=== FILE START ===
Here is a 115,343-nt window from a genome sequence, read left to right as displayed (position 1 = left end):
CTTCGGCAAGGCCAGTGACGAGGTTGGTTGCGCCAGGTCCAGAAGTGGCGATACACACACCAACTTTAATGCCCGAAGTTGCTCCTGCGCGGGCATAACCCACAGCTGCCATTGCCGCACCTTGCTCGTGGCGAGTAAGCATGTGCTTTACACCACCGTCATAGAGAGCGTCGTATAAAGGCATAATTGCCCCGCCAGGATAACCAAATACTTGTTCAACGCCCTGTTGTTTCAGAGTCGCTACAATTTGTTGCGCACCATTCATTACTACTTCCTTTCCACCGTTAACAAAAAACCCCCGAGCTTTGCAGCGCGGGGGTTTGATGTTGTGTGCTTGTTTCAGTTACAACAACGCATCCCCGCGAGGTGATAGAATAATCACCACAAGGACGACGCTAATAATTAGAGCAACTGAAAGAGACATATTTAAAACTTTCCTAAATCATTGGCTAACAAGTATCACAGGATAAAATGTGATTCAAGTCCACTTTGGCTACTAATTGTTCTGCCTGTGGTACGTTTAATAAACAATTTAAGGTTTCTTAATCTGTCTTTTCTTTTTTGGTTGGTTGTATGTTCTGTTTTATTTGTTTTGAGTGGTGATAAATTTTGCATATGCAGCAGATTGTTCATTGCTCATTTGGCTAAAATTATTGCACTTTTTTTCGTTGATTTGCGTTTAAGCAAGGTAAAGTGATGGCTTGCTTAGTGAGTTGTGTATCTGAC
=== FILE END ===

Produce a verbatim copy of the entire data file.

Here is a 115,343-nt window from a genome sequence, read left to right as displayed (position 1 = left end):
CTTCGGCAAGGCCAGTGACGAGGTTGGTTGCGCCAGGTCCAGAAGTGGCGATACACACACCAACTTTAATGCCCGAAGTTGCTCCTGCGCGGGCATAACCCACAGCTGCCATTGCCGCACCTTGCTCGTGGCGAGTAAGCATGTGCTTTACACCACCGTCATAGAGAGCGTCGTATAAAGGCATAATTGCCCCGCCAGGATAACCAAATACTTGTTCAACGCCCTGTTGTTTCAGAGTCGCTACAATTTGTTGCGCACCATTCATTACTACTTCCTTTCCACCGTTAACAAAAAACCCCCGAGCTTTGCAGCGCGGGGGTTTGATGTTGTGTGCTTGTTTCAGTTACAACAACGCATCCCCGCGAGGTGATAGAATAATCACCACAAGGACGACGCTAATAATTAGAGCAACTGAAAGAGACATATTTAAAACTTTCCTAAATCATTGGCTAACAAGTATCACAGGATAAAATGTGATTCAAGTCCACTTTGGCTACTAATTGTTCTGCCTGTGGTACGTTTAATAAACAATTTAAGGTTTCTTAATCTGTCTTTTCTTTTTTGGTTGGTTGTATGTTCTGTTTTATTTGTTTTGAGTGGTGATAAATTTTGCATATGCAGCAGATTGTTCATTGCTCATTTGGCTAAAATTATTGCACTTTTTTTCGTTGATTTGCGTTTAAGCAAGGTAAAGTGATGGCTTGCTTAGTGAGTTGTGTATCTGAC